The glass-enclosed tunnel leading out from the New Wing of the Isabella Stewart Gardner Museum is a portal through time, transporting visitors to a 1903 Venetian-style palace. The 4-storey residence, located in the Fenway-Kenmore neighborhood of Boston, is home to one of America’s finest private art collections. It is also the site of the largest art heist in history, which remains unsolved to this day.
Charcoal skies and lime lawns – that’s how I remember my first visit to the Kirishima Open-Air Museum last June. Now, eight months later and in the last months of winter, the landscape surrounding the outdoor art gallery looked somewhat different. As Ian and I chugged up the road that winds around the side of Mount Kurinodake, I kept my eyes peeled for the two, giant polka dot flowers, one yellow and one red, which mark the rabbit hole into the sculpture Wonderland.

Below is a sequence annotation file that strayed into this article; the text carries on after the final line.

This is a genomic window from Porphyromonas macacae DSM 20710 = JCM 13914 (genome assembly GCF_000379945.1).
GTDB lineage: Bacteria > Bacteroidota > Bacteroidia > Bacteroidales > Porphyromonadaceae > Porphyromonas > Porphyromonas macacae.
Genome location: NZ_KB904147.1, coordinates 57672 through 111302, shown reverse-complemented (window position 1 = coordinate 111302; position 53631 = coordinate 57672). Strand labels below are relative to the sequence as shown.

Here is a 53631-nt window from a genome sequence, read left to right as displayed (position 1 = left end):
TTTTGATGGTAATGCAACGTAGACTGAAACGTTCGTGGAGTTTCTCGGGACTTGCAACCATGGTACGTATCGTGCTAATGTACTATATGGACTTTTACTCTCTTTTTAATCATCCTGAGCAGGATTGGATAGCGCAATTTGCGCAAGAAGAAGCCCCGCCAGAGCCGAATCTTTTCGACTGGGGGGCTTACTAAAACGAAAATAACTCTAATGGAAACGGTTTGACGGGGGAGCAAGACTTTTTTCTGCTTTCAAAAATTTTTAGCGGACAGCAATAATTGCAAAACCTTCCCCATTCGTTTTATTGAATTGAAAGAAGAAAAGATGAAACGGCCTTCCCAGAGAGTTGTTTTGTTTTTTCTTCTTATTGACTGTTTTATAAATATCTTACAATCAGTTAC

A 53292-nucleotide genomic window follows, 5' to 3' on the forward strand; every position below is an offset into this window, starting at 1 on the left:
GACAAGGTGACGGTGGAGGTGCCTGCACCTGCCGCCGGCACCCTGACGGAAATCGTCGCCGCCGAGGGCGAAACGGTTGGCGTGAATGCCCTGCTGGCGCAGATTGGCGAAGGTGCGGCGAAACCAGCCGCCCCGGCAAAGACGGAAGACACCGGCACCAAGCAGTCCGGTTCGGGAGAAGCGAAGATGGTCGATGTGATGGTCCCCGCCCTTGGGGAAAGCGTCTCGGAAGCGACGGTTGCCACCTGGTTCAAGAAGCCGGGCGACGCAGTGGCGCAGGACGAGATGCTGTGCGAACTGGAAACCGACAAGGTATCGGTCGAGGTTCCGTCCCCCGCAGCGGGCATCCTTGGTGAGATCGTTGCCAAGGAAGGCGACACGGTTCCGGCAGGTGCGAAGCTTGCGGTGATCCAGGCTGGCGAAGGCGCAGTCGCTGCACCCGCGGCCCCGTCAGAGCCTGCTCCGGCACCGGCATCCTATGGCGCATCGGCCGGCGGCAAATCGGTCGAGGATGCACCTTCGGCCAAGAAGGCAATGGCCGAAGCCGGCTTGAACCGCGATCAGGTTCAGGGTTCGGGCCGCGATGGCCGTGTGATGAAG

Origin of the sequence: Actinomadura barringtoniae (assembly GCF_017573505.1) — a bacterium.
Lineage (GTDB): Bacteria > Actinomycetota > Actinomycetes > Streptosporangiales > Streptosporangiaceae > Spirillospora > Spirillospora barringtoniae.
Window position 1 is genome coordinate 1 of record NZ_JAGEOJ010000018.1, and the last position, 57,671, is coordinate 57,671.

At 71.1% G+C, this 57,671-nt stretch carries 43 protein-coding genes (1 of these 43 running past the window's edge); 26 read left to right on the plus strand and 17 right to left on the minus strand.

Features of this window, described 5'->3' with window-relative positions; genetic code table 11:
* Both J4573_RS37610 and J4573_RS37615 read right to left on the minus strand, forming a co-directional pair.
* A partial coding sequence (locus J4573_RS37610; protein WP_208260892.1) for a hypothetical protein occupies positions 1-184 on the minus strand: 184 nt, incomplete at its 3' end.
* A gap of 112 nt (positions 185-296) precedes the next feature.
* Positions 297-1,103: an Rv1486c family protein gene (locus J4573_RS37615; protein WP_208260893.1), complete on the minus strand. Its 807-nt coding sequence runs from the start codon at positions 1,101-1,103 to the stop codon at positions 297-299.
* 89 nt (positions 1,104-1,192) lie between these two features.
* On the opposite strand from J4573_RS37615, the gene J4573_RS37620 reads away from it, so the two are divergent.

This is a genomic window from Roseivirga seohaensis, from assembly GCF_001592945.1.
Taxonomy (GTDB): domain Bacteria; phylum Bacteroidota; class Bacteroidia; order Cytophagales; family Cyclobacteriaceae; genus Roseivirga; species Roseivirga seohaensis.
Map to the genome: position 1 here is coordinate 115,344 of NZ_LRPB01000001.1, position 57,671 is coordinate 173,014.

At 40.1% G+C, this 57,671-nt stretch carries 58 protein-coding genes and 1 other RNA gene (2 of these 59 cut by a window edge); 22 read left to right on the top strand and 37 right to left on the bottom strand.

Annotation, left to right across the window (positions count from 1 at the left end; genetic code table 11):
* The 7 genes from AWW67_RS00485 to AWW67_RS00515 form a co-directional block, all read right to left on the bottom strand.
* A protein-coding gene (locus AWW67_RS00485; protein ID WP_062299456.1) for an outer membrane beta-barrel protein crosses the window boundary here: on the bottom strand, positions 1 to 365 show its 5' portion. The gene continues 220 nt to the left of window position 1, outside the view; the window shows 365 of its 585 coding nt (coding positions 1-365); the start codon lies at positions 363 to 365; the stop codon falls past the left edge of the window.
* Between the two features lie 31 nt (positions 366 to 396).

Upon first glance, the museum looks like any other modern art gallery: a tree-lined walkway leads to the entrance of a giant 3D rounded rectangle decorated with tall, glass windows tinted a shade of turquoise. Inside, a larger-than-life high heeled shoe, matching in pattern to the flowers at the gates, sits adjacent to a small cafe-come-gift shop. And off to the left, installations are scattered around a small, white hall.
The real attraction, of course, is outside.